Equinox Project | Thursday, February 12, 2009

Over the past week or so, here and there as time allowed, I'd been working on compiling a list of materials for the upcoming electrical system.  Today, however, I needed to square things away, so I spent the entire morning working on designing the system, including drawing up a rarely-seen (from this shop, anyway) draft schematic for the basic electrical system.  Nothing fancy here:  I wasted nearly more time trying to put something together using a basic computer drawing program than I ultimately spent hand-drawing three versions of the system the old fashioned way.

The basic needs of this electrical system:

-Cabin Lights (4)
-Chart Light
-Cabin Fans (2)
-Compass Light
-Search Light
-Masthead Tricolor
-Stern Light
-Steaming Light
-Anchor Light
-Foredeck Light
-Wiring for Solar Panel (Omitted from drawing) 
-Electric Bilge Pump (Omitted from drawing)
-Two Battery Banks:  House and Starter

There's also to be a rudimentary AC system, with a battery charger and 110 V receptacle, which is not included in the schematic.

While the schematic is by no means the final word, nor a firm blueprint for how things would go, it did serve to organize my thoughts a bit and helped finalize my ideas on the materials I'd need for the project.  I determined a number of suggestions for panels, battery switches, and ancillary equipment that I'd discuss separately and privately with the owner before moving forward.  In any event, I'd gotten done what I needed to in order to move the electrical project forward towards its actual inception. 

For an extra-large version of this schematic, click this link.

After a full morning in the office, online and buried in catalogs, I'd had enough of that, so after lunch I went out to the shop to do some real work.  I began with installing the new screw-in access hatches in the anchor well, to fill the holes I'd drilled earlier so as to gain access to the bow cleats' mounting hardware.  I taped around the two small hatches, drilled pilot holes, and installed them using LifeSeal.  I refuse to use 100% silicone anywhere on a boat, ever, so this polyurethane/silicone blend (which, frankly, is just as irritating and unpleasant to use as silicone) is my choice when I have to install certain plastics that are not compatible with polysulfide.  I left the sealant  to fully cure before I made attempts to remove the excess squeezeout from around the edges.

I had hoped to install a new solar vent while I had the LifeSeal open, but I discovered that the cover of the vent--i.e. the main part of the vent--wouldn't clear the handrail.  The base plate cleared adequately, and I'd not checked this earlier (in error, obviously) because I made the foolish assumption that since the base plate was a good fit, the top must be also; I hadn't anticipated the top being so much larger than the base (though I ought to have known better).  So for the moment, I left this alone for now. 

Later, after some searching, I found a so-called "mini" solar vent, which used the same through-deck size as this one (3"), but had a smaller overall vent diameter (7" versus 9") that would fit within the space I needed.  I made arrangements to return the larger vent, and ordered the small one in its stead.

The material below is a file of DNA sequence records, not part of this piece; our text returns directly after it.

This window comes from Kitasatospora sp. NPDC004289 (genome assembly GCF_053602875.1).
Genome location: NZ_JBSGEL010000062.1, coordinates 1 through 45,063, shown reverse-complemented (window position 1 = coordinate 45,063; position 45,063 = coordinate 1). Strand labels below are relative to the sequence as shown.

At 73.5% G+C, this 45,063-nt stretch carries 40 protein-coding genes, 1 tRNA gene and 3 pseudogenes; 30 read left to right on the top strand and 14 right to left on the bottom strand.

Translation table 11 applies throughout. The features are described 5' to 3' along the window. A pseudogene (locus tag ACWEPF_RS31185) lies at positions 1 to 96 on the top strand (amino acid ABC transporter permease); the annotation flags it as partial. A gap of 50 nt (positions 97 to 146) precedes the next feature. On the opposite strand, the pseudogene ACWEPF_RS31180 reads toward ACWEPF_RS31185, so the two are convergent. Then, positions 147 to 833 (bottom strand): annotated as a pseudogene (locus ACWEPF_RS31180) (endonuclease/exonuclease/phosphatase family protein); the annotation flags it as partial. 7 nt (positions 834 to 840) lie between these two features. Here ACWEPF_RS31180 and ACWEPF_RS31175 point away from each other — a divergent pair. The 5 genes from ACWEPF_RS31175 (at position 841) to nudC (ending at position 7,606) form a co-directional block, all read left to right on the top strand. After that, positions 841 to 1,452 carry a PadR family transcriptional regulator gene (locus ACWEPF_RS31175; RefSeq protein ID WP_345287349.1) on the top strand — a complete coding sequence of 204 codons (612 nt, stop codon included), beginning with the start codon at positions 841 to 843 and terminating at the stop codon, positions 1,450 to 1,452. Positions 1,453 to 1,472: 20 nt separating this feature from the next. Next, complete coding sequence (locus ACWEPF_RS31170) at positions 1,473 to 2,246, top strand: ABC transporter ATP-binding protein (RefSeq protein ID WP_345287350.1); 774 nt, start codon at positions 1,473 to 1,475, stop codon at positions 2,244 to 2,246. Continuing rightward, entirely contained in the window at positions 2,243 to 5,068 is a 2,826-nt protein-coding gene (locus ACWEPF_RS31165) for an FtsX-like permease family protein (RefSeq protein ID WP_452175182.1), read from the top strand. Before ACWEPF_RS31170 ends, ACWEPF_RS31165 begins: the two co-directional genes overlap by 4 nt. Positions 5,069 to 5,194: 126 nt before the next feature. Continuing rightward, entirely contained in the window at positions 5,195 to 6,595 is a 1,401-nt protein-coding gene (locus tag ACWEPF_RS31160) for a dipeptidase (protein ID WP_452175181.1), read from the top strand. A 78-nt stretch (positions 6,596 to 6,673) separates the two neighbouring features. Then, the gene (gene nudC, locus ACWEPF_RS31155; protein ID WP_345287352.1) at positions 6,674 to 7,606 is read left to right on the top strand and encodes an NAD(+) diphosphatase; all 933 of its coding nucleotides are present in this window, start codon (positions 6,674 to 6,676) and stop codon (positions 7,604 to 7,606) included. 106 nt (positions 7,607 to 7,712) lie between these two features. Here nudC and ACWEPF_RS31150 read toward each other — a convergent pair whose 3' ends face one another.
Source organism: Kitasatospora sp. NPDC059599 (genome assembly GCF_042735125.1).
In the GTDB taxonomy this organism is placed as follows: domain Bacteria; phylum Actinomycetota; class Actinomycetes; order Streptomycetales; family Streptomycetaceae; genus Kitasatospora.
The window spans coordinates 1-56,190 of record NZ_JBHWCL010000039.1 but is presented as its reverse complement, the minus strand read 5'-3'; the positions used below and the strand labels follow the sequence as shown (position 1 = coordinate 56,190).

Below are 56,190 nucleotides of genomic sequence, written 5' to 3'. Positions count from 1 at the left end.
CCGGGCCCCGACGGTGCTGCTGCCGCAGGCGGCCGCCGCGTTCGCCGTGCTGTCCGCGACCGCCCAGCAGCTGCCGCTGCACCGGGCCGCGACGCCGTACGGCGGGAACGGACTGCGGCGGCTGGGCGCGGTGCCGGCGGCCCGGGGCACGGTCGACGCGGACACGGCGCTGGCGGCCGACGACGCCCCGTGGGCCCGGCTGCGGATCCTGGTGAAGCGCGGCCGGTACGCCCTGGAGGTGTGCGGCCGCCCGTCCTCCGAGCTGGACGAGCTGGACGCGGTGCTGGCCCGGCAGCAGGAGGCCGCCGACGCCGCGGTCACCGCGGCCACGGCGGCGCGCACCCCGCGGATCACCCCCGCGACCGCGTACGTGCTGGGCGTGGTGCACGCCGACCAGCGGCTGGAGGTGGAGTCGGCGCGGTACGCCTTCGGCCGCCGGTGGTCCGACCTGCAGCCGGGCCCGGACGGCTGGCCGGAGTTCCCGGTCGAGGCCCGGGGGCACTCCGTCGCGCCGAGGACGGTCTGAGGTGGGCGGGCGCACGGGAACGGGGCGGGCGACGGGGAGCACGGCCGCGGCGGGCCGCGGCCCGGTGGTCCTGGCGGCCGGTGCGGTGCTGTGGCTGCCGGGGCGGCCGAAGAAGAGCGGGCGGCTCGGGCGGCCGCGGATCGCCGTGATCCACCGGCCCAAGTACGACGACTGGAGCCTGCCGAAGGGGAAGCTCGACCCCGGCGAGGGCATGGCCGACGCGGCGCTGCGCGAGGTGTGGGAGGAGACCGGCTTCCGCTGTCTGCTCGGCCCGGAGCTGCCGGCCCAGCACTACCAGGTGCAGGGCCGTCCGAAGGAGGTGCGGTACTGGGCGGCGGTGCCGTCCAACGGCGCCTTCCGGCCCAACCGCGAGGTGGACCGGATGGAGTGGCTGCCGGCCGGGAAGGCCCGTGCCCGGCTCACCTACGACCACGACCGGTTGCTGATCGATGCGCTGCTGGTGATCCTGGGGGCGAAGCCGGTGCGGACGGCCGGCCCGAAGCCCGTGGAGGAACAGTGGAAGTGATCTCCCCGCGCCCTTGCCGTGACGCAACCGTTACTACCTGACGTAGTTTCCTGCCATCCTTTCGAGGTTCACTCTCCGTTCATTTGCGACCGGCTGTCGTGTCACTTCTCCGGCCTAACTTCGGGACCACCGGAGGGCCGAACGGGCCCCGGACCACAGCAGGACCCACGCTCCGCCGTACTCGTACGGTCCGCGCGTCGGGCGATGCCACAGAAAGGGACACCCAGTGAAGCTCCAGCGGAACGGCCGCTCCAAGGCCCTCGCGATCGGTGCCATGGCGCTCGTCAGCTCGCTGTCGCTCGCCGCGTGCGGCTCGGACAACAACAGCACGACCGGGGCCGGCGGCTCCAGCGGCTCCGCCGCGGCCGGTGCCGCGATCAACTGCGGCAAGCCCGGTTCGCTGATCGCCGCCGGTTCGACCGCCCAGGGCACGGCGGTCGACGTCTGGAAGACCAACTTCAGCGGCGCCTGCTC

Next, I decided to install the rudder--time to get that out of the way.  Using my shop crane, I lifted the rudder vertically, and then angled and lowered it into the appropriate position.  I removed the pin from the lower gudgeon/bolt and threaded it through the hole in the deadwood with lots of sealant, then installed a washer and nut on the inside, with lots more sealant beneath the washer.  (I used brown-colored sealant because I had an open tube, and the color didn't matter here.)  Then, with some effort, I lined up the rudder, beginning with the lower pin, began the threads, and then inserted the pin in the middle gudgeon as well, which I could reach from where I was; I had used a piece of line to temporarily hold the upper gudgeons in relative alignment to make the process easier.

For now, I didn't finish threading in the lowermost pin because I couldn't do anymore by hand, didn't have the Allen wrench size required to turn the pin, and there was no other way to turn the smooth pin, which had insufficient clearance around it to allow for any sort of wrench.  I ordered the Allen wrench I needed (1/2"), and planned to finish up the installation when that arrived tomorrow.


With the rudder now mostly hung, I spent a few minutes assembling the stuffing box (existing, which I'd cleaned up a bit earlier) with its new hose.  I had discovered earlier that the stern tube and stuffing box were an odd size, 1-5/8" OD, and while I could have purchased wire-reinforced wet exhaust hose in that size and used that, I preferred the extra-heavy, extra-thick hose made especially for stuffing boxes, which has about twice the wall thickness and multiple plies of fabric reinforcement. 

Since this hose wasn't available in the correct size, I used 1-3/4" hose and installed some rubber gasket material to make up the size difference and provide a tight, compressible fit.  I cut and installed three rings of new graphite packing material; I was prepared to install the stuffing box in the boat and check it off the list, but realized that I didn't want it in place till after I'd done the engine foundation construction and alignment, when I'd need the stern tube open (more on that when the time comes).  I completed a few other sundry tasks, and that was that for the day.


Total Time on This Job Today:  7.5 hours

<Previous | Next>